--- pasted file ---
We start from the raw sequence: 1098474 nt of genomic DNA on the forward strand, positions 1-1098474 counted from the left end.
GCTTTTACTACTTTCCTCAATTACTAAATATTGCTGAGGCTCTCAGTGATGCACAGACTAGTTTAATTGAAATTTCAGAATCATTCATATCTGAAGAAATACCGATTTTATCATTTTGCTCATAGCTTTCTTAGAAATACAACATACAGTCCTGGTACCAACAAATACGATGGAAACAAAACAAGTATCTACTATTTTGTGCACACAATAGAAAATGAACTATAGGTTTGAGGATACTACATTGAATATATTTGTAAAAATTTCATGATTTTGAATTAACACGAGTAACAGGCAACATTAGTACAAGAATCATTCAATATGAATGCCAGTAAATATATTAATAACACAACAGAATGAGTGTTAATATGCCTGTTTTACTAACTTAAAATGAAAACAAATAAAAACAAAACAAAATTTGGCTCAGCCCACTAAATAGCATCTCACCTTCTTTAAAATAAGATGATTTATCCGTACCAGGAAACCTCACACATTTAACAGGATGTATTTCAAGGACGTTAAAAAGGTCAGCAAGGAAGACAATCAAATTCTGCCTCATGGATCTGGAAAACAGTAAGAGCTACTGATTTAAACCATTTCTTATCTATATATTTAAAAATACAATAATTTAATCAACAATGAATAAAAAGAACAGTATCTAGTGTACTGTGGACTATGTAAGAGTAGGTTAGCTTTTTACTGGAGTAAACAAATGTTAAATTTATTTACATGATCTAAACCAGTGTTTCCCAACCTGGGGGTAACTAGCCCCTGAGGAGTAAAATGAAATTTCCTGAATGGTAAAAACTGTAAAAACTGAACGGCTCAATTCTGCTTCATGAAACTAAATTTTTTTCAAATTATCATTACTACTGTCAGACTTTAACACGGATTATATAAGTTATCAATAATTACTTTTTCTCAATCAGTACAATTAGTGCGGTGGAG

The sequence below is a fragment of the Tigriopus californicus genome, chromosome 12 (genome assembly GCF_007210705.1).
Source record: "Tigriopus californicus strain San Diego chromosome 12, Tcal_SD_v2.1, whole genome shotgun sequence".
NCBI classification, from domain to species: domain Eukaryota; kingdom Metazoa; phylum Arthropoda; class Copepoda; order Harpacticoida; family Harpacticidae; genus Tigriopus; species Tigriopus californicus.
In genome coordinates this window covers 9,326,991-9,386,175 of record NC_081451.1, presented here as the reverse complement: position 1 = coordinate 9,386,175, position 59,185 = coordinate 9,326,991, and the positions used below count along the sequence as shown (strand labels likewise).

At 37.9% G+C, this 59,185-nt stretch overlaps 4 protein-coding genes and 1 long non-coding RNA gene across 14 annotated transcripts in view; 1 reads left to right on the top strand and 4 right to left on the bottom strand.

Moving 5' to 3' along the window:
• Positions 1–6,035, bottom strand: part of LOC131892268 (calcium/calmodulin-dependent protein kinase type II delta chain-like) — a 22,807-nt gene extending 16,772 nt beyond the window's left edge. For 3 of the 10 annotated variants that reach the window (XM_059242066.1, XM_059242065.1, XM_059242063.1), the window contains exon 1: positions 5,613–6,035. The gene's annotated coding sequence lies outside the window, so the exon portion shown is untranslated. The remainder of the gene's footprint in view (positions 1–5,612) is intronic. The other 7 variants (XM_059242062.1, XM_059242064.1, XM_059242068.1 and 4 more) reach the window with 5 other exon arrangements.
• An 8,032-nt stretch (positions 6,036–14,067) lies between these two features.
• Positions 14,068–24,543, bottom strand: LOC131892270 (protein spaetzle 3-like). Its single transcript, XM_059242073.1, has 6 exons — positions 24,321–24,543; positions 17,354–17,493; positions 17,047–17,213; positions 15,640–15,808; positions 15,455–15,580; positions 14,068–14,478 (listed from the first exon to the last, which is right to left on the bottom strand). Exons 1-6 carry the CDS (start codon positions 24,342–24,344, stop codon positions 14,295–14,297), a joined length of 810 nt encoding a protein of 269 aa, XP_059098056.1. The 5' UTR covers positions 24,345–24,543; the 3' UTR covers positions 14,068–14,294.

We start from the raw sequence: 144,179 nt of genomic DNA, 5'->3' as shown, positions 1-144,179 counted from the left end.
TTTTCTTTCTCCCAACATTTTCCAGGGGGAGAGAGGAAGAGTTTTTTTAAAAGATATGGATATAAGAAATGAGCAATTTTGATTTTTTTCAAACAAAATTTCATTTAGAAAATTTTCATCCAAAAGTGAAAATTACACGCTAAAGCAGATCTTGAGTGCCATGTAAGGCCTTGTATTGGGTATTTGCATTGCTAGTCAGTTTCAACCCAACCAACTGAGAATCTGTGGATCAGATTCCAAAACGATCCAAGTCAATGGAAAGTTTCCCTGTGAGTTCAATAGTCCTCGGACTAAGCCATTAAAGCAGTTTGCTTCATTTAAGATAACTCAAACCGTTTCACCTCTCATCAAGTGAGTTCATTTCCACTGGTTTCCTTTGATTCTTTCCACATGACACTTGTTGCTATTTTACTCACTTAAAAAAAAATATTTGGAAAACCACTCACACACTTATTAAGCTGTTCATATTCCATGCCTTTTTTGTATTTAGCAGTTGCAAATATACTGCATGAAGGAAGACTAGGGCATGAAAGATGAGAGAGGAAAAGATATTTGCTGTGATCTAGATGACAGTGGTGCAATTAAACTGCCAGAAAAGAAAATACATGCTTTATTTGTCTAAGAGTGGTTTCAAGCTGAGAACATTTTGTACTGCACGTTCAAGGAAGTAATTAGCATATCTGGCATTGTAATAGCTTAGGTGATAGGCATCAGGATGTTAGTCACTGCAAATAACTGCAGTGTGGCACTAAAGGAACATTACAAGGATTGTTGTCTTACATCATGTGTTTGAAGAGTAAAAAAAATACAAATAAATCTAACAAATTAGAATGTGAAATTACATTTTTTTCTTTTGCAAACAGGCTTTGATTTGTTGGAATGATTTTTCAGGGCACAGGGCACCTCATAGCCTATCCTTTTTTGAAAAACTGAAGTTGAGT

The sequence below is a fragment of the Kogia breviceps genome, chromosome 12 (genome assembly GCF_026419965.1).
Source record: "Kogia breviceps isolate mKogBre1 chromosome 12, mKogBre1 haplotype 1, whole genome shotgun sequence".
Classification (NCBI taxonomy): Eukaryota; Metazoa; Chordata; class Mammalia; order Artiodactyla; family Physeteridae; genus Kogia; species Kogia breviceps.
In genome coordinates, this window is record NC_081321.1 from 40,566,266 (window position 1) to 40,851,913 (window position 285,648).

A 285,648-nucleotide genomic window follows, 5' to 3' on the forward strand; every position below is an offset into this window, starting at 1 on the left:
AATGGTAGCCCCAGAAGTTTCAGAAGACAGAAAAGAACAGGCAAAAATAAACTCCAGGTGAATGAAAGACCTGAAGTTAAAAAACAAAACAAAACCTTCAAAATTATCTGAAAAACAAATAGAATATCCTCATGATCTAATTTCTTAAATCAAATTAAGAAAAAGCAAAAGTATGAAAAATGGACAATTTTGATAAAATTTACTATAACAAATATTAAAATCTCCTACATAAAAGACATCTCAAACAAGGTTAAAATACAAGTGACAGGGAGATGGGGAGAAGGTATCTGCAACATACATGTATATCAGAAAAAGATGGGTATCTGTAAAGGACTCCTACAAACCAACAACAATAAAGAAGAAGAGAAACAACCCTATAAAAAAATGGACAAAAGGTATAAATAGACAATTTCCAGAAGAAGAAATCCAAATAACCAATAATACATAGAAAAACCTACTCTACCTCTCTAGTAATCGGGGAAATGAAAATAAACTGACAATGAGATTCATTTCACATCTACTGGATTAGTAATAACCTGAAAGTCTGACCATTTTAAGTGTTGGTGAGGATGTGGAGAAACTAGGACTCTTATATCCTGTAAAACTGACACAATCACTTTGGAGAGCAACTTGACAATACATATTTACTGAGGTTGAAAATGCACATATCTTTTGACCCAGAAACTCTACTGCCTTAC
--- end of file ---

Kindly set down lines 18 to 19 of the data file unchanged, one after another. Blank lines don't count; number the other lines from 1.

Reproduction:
A 285,648-nucleotide genomic window follows, 5' to 3' on the forward strand; every position below is an offset into this window, starting at 1 on the left:
AATGGTAGCCCCAGAAGTTTCAGAAGACAGAAAAGAACAGGCAAAAATAAACTCCAGGTGAATGAAAGACCTGAAGTTAAAAAACAAAACAAAACCTTCAAAATTATCTGAAAAACAAATAGAATATCCTCATGATCTAATTTCTTAAATCAAATTAAGAAAAAGCAAAAGTATGAAAAATGGACAATTTTGATAAAATTTACTATAACAAATATTAAAATCTCCTACATAAAAGACATCTCAAACAAGGTTAAAATACAAGTGACAGGGAGATGGGGAGAAGGTATCTGCAACATACATGTATATCAGAAAAAGATGGGTATCTGTAAAGGACTCCTACAAACCAACAACAATAAAGAAGAAGAGAAACAACCCTATAAAAAAATGGACAAAAGGTATAAATAGACAATTTCCAGAAGAAGAAATCCAAATAACCAATAATACATAGAAAAACCTACTCTACCTCTCTAGTAATCGGGGAAATGAAAATAAACTGACAATGAGATTCATTTCACATCTACTGGATTAGTAATAACCTGAAAGTCTGACCATTTTAAGTGTTGGTGAGGATGTGGAGAAACTAGGACTCTTATATCCTGTAAAACTGACACAATCACTTTGGAGAGCAACTTGACAATACATATTTACTGAGGTTGAAAATGCACATATCTTTTGACCCAGAAACTCTACTGCCTTAC